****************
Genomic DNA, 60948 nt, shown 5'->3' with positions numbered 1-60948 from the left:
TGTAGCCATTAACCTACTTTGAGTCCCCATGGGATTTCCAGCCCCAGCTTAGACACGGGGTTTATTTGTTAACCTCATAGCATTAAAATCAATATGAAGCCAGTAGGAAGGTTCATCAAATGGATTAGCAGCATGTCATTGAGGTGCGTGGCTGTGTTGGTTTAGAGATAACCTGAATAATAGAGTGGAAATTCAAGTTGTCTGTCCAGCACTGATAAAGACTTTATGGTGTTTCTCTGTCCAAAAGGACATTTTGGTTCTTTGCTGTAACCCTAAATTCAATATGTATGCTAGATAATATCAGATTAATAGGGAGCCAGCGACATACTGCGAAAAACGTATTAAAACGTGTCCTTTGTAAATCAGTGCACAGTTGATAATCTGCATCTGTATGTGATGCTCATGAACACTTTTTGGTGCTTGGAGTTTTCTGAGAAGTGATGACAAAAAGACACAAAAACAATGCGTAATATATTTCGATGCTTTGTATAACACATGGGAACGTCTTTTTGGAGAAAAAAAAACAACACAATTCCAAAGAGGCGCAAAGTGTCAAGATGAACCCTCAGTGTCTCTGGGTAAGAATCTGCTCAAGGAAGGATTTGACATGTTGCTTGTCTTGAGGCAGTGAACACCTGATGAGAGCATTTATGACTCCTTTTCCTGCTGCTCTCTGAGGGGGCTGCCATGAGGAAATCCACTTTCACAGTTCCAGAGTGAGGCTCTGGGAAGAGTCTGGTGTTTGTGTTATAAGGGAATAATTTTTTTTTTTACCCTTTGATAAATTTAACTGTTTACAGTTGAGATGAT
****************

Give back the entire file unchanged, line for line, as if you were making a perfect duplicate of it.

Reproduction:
Genomic DNA, 60948 nt, shown 5'->3' with positions numbered 1-60948 from the left:
TGTAGCCATTAACCTACTTTGAGTCCCCATGGGATTTCCAGCCCCAGCTTAGACACGGGGTTTATTTGTTAACCTCATAGCATTAAAATCAATATGAAGCCAGTAGGAAGGTTCATCAAATGGATTAGCAGCATGTCATTGAGGTGCGTGGCTGTGTTGGTTTAGAGATAACCTGAATAATAGAGTGGAAATTCAAGTTGTCTGTCCAGCACTGATAAAGACTTTATGGTGTTTCTCTGTCCAAAAGGACATTTTGGTTCTTTGCTGTAACCCTAAATTCAATATGTATGCTAGATAATATCAGATTAATAGGGAGCCAGCGACATACTGCGAAAAACGTATTAAAACGTGTCCTTTGTAAATCAGTGCACAGTTGATAATCTGCATCTGTATGTGATGCTCATGAACACTTTTTGGTGCTTGGAGTTTTCTGAGAAGTGATGACAAAAAGACACAAAAACAATGCGTAATATATTTCGATGCTTTGTATAACACATGGGAACGTCTTTTTGGAGAAAAAAAAACAACACAATTCCAAAGAGGCGCAAAGTGTCAAGATGAACCCTCAGTGTCTCTGGGTAAGAATCTGCTCAAGGAAGGATTTGACATGTTGCTTGTCTTGAGGCAGTGAACACCTGATGAGAGCATTTATGACTCCTTTTCCTGCTGCTCTCTGAGGGGGCTGCCATGAGGAAATCCACTTTCACAGTTCCAGAGTGAGGCTCTGGGAAGAGTCTGGTGTTTGTGTTATAAGGGAATAATTTTTTTTTTTACCCTTTGATAAATTTAACTGTTTACAGTTGAGATGAT